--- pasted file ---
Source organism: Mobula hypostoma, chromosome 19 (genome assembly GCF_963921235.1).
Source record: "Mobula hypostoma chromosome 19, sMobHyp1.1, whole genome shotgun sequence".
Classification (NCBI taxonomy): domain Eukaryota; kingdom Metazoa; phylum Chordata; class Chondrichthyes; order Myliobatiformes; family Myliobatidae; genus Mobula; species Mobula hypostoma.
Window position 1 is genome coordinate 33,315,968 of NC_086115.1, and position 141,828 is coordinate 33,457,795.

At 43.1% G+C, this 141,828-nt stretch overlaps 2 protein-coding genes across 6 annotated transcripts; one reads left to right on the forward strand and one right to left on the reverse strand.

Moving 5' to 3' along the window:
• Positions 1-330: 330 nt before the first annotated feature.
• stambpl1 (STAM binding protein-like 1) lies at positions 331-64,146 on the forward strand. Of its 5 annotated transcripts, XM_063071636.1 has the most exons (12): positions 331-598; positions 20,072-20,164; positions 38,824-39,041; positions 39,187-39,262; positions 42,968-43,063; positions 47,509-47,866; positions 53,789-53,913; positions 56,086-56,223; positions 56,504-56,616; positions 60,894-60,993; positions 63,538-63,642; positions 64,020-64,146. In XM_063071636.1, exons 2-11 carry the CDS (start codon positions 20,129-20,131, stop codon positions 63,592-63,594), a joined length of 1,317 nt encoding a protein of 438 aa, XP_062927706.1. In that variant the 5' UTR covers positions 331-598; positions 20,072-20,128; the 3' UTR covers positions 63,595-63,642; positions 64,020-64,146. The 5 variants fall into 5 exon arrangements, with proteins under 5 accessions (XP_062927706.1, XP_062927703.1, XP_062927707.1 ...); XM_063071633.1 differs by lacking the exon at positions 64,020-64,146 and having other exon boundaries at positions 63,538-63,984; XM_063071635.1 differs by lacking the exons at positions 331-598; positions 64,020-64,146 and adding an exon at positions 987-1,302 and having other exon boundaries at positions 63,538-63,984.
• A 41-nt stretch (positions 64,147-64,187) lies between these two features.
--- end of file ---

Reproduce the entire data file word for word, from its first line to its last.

Source organism: Mobula hypostoma, chromosome 19 (genome assembly GCF_963921235.1).
Source record: "Mobula hypostoma chromosome 19, sMobHyp1.1, whole genome shotgun sequence".
Classification (NCBI taxonomy): domain Eukaryota; kingdom Metazoa; phylum Chordata; class Chondrichthyes; order Myliobatiformes; family Myliobatidae; genus Mobula; species Mobula hypostoma.
Window position 1 is genome coordinate 33,315,968 of NC_086115.1, and position 141,828 is coordinate 33,457,795.

At 43.1% G+C, this 141,828-nt stretch overlaps 2 protein-coding genes across 6 annotated transcripts; one reads left to right on the forward strand and one right to left on the reverse strand.

Moving 5' to 3' along the window:
• Positions 1-330: 330 nt before the first annotated feature.
• stambpl1 (STAM binding protein-like 1) lies at positions 331-64,146 on the forward strand. Of its 5 annotated transcripts, XM_063071636.1 has the most exons (12): positions 331-598; positions 20,072-20,164; positions 38,824-39,041; positions 39,187-39,262; positions 42,968-43,063; positions 47,509-47,866; positions 53,789-53,913; positions 56,086-56,223; positions 56,504-56,616; positions 60,894-60,993; positions 63,538-63,642; positions 64,020-64,146. In XM_063071636.1, exons 2-11 carry the CDS (start codon positions 20,129-20,131, stop codon positions 63,592-63,594), a joined length of 1,317 nt encoding a protein of 438 aa, XP_062927706.1. In that variant the 5' UTR covers positions 331-598; positions 20,072-20,128; the 3' UTR covers positions 63,595-63,642; positions 64,020-64,146. The 5 variants fall into 5 exon arrangements, with proteins under 5 accessions (XP_062927706.1, XP_062927703.1, XP_062927707.1 ...); XM_063071633.1 differs by lacking the exon at positions 64,020-64,146 and having other exon boundaries at positions 63,538-63,984; XM_063071635.1 differs by lacking the exons at positions 331-598; positions 64,020-64,146 and adding an exon at positions 987-1,302 and having other exon boundaries at positions 63,538-63,984.
• A 41-nt stretch (positions 64,147-64,187) lies between these two features.